Feature

Men care more about having it all than women

They just don't know how implausible it is

Since Second Wave Feminism, it's been assumed that "having it all" — that implausibly perfect combination of professional achievement, steady marriage, and serene children — has exclusively preoccupied women. However, that might be a myth, at least in 2013; today, men are the ones who are apparently consumed with having it all.

"Today's Professional Woman Report," a survey conducted by Citibank and LinkedIn, has revealed new insights into the ways men and women view the role of family life in terms of their overall success and goals.

Though most of the millions of Pinterest wedding boards are designed by women, it appears that guys feel it's much more important to put a ring on it. Seventy-nine percent of men equate "having it all" with being in a "strong, loving marriage," while just 66 percent of women agree. In fact, 25 percent of women said they would be satisfied with a "strong, loving relationship" that didn't include marriage; only 14 percent of dudes agreed.

The gap remains just as strong when it comes to having children. The vast majority of women, 73 percent, factor children into their definition of success, but a whopping 86 percent of guys consider kids as part of the equation.

Some are attributing these differences to Facebook COO Sheryl Sandberg and her proselytizing mantra for women to "lean in" when it comes to work and professional aspirations. Zach Schoenfeld at the Atlantic Wire writes, "The Lean In generation seems increasingly glad to buck the charge while men push relationships and children to the forefront."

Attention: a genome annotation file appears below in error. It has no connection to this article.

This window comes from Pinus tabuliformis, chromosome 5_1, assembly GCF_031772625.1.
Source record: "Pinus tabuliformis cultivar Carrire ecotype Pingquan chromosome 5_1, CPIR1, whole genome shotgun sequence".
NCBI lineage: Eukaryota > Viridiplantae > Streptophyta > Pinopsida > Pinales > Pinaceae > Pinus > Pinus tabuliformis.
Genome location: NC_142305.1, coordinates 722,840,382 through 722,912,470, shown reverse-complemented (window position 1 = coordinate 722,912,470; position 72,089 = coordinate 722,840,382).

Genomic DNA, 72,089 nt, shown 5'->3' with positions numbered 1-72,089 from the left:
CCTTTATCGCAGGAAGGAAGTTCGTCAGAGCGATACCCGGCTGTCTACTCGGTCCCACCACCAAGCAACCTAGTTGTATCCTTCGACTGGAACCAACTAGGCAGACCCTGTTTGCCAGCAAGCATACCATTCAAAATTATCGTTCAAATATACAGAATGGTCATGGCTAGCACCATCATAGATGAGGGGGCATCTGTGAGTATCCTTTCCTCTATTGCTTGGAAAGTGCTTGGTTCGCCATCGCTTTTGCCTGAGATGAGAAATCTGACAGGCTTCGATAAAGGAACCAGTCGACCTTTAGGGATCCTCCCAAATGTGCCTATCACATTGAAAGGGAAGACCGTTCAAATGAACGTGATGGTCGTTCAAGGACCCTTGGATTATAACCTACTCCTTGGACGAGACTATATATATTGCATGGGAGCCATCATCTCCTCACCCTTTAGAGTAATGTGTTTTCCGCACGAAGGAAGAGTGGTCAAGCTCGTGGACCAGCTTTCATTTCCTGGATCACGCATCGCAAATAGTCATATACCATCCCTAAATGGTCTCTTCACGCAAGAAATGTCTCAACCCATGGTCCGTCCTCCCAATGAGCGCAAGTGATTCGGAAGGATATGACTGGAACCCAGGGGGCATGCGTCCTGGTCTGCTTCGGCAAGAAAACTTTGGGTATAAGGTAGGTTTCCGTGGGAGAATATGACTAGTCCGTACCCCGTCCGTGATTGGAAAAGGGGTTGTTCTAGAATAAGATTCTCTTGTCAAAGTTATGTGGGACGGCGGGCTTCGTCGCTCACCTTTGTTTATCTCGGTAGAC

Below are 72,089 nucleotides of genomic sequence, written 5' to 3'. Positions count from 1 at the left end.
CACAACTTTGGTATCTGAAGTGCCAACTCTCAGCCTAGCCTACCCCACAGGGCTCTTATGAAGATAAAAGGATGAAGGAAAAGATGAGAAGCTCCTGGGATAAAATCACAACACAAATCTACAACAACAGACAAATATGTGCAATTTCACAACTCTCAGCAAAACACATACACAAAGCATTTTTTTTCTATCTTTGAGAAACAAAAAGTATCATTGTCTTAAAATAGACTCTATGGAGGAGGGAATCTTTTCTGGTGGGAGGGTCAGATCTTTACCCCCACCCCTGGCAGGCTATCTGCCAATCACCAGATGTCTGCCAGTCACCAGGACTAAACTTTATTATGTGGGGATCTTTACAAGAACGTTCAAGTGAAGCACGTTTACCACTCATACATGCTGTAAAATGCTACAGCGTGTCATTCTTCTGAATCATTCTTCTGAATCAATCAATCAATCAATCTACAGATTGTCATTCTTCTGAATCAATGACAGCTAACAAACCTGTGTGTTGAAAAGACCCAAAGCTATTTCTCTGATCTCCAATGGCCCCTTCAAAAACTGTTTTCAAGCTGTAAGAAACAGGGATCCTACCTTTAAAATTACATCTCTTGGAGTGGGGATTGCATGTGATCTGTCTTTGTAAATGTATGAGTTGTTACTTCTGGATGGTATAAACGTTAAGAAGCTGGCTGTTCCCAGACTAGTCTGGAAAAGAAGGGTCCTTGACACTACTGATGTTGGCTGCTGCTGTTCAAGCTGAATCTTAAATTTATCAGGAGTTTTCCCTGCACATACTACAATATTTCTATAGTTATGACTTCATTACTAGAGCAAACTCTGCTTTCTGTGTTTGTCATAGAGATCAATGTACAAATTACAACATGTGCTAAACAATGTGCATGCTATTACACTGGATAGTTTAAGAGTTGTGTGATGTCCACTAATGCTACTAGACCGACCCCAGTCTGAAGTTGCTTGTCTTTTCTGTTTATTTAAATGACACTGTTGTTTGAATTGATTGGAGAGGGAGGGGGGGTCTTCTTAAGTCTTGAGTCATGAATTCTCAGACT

However, it's not clear that these differences are necessarily a 2013 trend, since this is the first time the study decided to actually ask men these questions. The male absence from previous surveys in and of itself reflects an underlying assumption that family issues only plagued working women.

There's also another way to interpret the survey results. Rather than suggesting that men care more about marriage and children, the data may actually reveal that women are more realistic about achieving the elements of "having it all."

Men haven't had to contemplate work-life balances the same way women historically have. For that matter, they also traditionally haven't had to decide between having a career or having a family. "They're rarely even asked how they manage to juggle career with kids," writes Amanda Hess at Slate. As a result, they "don't conceive of a contradiction if [they]'ve never been asked to choose."

And traditionally, being considered a "family man" involved significantly fewer child-rearing responsibilities than it did for women, notes Hess. "Pursuing a family and a career requires less professional sacrifice for men than it does for women, so it's easier to claim to prioritize both in their definition of success."

Furthermore, while men may cite marriage and children more often as part of their definition of success, they interestingly don't prioritize the workplace features that enable a balance with family life. Ninety percent of women said they valued flex time to work from home, compared with 72 percent of men; similarly, 56 percent of women valued a strong maternity/paternity leave policy, compared with 36 percent of men.

So, it may be that men do want it all more than women — they're just a little more naive about how to get it.

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